Flashcards in Tutorium 3 Deck (19):
Two channels that can lead to a credit crunch
• lending channel: negative shock to the balance sheet of the lender —> lender lends less
• balance sheet channel: negative shock to the balance sheet of the borrower –> reduces his borrowing capacity
Diagrams (Y-axis interest rate, X-axis credit amount)
LC: supply shifts left
BSC: demand shifts left
Policy implications of the two lending channels
balance-sheet channel: repair the balance-sheet of the borrowers
—> tax cuts, subsidies, helicopter money (=creating new money)
Lending channel: repair the balance sheet of the lenders
—> bailouts, liquidity facilities
Definition: syndicated loan
large loan, that involves several lenders.
1 main lender, that searches for other lenders to participate
Compare investments of borrowers from healthy banks to investments of borrowers from unhealthy banks.
What problem may occur?
• borrowers may have access to other sources of finance
• this is easier for borrowers with:
a) good credit rating (reduces problems at asymmetric information)
b) large firms (better access to bond market)
Correlation btw. bank health and lending to a particular borrower? problems?
• it could be that unhealthy banks specialize in a certain type of firms, that were more negatively affected by the crisis and thus had to reduce their investments more
—> this positive correlation shows more the presence of a balance-sheet channel, not a lending channel
• Solution: check wether firm’s health differ depending on the health of the bank they are matched with
• the reason firms are investing less has nothing to with their banks health –> balance sheet channel
• Solution: check exposure of a bank to Lehman Brother, or to the subprime mortgage market
—> then: change in bank health not related to balance sheet of the borrowers
Consumer wealth —> consumption
what possible channels?
relationship btw. consumption and wealth expected to be positive
• direct wealth effect: you consume more bc. you are wealthier
• indirect wealth effect: a change in consumption affects the wealth of other people
• borrowing capacity: the lower your wealth, the less you are able to borrow and thus consume
Problems / solution when checking the correlation btw. consumer wealth and consumption
• change in own wealth and therefor consumption also affects the wealth of other people
• changes in housing wealth can be measured by changes in house prices regarding the elasticity of housing supply. The elasticity is driven by geographical factors —> changes in wealth (house prices) unrelated to changes in consumption
Marginal prospensity to consume for:
automobiles, durables, groceries
MPC is largest for cars, then durables, then groceries.
MPC = change in consumption per change of income
check the relationship btw. income and consumption depending on the wage level
check with lagged wealth (past wealth)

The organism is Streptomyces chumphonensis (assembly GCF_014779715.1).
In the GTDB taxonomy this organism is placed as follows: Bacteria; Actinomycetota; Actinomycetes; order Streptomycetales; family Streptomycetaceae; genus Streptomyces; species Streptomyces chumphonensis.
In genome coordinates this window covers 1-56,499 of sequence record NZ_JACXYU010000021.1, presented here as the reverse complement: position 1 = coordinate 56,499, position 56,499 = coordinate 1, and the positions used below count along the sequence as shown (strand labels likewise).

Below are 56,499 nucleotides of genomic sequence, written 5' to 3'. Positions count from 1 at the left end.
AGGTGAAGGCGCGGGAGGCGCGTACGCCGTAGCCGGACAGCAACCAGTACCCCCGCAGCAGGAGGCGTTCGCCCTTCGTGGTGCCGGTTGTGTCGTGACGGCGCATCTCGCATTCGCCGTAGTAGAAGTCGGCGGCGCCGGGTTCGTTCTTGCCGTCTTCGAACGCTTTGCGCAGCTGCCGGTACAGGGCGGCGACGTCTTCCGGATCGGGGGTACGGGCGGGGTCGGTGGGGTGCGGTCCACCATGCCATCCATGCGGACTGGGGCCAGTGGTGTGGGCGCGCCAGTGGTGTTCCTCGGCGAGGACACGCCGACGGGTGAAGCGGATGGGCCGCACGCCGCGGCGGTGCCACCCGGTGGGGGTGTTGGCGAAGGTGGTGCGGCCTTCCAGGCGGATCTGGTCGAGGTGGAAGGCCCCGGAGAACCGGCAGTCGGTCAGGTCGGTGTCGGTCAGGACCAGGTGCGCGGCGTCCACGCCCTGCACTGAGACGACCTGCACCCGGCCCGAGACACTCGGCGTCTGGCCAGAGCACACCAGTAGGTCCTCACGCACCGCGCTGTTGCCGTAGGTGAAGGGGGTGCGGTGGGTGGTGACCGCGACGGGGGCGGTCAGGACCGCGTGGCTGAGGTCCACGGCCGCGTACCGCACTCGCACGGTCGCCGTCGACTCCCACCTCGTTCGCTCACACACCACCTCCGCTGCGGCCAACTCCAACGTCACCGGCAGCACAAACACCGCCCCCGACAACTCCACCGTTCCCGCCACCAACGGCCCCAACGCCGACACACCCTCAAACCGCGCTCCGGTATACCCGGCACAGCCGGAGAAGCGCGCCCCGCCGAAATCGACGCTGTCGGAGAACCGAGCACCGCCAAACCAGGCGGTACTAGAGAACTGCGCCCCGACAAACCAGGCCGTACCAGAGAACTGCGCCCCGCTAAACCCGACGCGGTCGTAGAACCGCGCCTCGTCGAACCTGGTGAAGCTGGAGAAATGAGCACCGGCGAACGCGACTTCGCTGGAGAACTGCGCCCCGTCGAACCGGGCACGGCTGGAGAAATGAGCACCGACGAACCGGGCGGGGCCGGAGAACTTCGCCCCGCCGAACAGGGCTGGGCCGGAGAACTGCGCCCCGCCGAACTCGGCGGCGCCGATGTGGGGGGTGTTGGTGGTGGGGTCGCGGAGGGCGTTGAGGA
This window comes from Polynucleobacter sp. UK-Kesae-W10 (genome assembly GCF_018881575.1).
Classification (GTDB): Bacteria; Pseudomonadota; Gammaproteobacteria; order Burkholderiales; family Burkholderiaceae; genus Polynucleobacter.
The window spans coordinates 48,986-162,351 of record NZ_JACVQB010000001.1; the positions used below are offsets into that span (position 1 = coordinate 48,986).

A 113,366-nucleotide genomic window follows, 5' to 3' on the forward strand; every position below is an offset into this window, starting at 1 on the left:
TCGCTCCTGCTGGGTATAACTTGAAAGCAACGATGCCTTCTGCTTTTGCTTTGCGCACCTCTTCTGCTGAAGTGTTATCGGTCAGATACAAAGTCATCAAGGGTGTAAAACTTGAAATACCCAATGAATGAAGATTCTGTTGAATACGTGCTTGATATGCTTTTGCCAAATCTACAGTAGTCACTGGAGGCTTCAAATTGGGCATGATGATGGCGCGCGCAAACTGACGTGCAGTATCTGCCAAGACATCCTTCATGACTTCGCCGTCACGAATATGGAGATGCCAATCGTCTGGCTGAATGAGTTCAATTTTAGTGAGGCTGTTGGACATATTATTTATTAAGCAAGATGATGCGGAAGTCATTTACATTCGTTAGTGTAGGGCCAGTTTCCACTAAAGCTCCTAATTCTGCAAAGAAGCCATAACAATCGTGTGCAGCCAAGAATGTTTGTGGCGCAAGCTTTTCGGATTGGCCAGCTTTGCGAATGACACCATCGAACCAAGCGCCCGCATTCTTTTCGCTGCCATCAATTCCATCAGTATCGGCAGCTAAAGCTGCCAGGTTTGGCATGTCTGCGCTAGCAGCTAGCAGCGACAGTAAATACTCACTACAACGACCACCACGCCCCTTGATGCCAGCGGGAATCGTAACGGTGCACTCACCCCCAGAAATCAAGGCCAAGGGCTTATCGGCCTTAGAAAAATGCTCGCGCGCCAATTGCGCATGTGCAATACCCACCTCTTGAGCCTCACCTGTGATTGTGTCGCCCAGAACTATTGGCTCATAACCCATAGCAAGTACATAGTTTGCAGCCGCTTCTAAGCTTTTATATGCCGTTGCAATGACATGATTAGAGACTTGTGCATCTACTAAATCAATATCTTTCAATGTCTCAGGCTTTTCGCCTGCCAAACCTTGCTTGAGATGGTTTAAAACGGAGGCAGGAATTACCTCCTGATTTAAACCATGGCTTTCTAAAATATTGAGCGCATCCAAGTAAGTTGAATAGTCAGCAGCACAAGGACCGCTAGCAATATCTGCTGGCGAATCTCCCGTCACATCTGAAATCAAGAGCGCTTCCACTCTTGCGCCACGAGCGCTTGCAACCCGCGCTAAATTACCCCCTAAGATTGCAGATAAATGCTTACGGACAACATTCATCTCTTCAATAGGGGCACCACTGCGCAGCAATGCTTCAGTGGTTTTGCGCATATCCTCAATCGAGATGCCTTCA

—> negative coefficient —> poorer hh. reduce their consumption more when their wealth decreases
MPC wealth change
implications for a recession
MPC is higher for poorer hh.
recessions, in which the wealth of poorer hh. is more affected will be severe, bc. of a larger decline in aggregate demand
More leverage hh. have a higher MPC.
High leverage —> more credit constrained
increase in wealth –> consume
house prices decreases —> hh. cuts spending
lower house price —> look less financially healthy
—> less ability to borrow
2 channels for increases in mortgage debts and house prices
• supply credit shock: lenders are willing to take more risk, innovation in financial intermediation, they expect house prices to keep increasing
• credit demand shock: borrowers have higher income
mortgage debt / income change from 2001 to 2005
ratio increased, suggesting that banks were willing to take more risk
• mortgage applications
• mortgage debt
• house prices
—> identify supply shock to explain mortgage credit expansion
• use denial rates (from before the shock) to describe unfulfilled demand
• compare changes in mortgage debt and house prices to change in denial rates
—> positive supply shock implies that mortgages and house prices increased more in areas with larger unfulfilled demand
When did mortgage default rates start to increase more than other types of debts?
Correlation btw. income growth and mortgage origination from 1990 to 2005
• Positive from 1990 to 2001 and negative afterwards
• Normally: higher income —> larger demand for housing
—> larger mortgage debt
• but: from 2001 to 2005, mortgage debt was higher in areas with lower income, consistent with an expansion in subprime mortgages
2001 - 2005 was after a crisis. This was followed by monetary policy.
Could the subprime mortgage expansion be the result of a lower interest rate, which especially affected the demand for mortgages of the poorer hh.?
Compare with the 1990-94 period (= past-crisis period with low interest rates):
• Did mortgage debt increase more in areas with higher initial denial rates?
—> Yes? the lower interest rate played a role.
—> No? The demand-based explanation is not valid.
Data 1990: High denial rates were followed by slow mortgage debt growth!
—> opposite to 2001